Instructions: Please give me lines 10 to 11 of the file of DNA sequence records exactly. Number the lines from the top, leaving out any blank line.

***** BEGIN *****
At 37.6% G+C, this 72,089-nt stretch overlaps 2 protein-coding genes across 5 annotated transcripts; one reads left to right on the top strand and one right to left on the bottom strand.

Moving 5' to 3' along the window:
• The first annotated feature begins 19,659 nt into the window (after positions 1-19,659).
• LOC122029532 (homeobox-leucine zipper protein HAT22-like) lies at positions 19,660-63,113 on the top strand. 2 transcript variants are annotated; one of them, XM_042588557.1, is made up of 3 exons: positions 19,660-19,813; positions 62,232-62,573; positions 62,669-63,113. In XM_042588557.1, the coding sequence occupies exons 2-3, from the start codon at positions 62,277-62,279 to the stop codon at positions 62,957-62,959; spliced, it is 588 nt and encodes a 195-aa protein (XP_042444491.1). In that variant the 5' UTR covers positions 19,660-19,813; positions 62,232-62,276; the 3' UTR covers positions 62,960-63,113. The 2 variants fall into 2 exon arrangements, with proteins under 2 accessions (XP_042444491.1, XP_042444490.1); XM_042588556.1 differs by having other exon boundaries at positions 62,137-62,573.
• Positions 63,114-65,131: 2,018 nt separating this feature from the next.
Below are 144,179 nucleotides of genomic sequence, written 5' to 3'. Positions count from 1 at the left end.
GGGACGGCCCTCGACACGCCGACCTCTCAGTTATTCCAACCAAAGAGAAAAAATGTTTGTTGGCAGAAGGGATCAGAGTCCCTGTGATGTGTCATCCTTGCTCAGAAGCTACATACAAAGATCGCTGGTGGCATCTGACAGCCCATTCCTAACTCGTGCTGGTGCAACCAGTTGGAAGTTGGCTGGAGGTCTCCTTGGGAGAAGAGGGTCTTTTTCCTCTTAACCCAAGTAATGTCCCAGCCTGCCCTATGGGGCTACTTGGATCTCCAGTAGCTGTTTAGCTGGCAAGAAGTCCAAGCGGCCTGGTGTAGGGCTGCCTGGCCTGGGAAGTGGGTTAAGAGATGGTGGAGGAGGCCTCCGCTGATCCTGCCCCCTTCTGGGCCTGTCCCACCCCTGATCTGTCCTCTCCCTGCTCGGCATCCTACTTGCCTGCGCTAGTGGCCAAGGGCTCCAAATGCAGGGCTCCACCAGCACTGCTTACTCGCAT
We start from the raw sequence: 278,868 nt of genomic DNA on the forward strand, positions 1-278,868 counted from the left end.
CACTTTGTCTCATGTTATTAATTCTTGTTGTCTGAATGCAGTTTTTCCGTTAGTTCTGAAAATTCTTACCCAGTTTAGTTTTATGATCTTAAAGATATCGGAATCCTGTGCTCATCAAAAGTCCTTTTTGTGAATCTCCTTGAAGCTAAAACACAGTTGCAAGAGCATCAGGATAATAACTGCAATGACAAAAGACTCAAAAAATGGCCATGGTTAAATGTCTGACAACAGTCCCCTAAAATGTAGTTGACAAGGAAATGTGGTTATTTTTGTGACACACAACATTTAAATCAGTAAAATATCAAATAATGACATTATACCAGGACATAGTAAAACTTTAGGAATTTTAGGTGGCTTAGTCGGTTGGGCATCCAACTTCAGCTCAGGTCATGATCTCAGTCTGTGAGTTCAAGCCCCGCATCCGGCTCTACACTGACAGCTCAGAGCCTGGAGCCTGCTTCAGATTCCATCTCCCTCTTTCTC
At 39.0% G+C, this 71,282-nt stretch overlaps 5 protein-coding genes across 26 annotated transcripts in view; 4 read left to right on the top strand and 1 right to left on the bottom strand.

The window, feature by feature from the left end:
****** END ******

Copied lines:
At 39.0% G+C, this 71,282-nt stretch overlaps 5 protein-coding genes across 26 annotated transcripts in view; 4 read left to right on the top strand and 1 right to left on the bottom strand.

The window, feature by feature from the left end: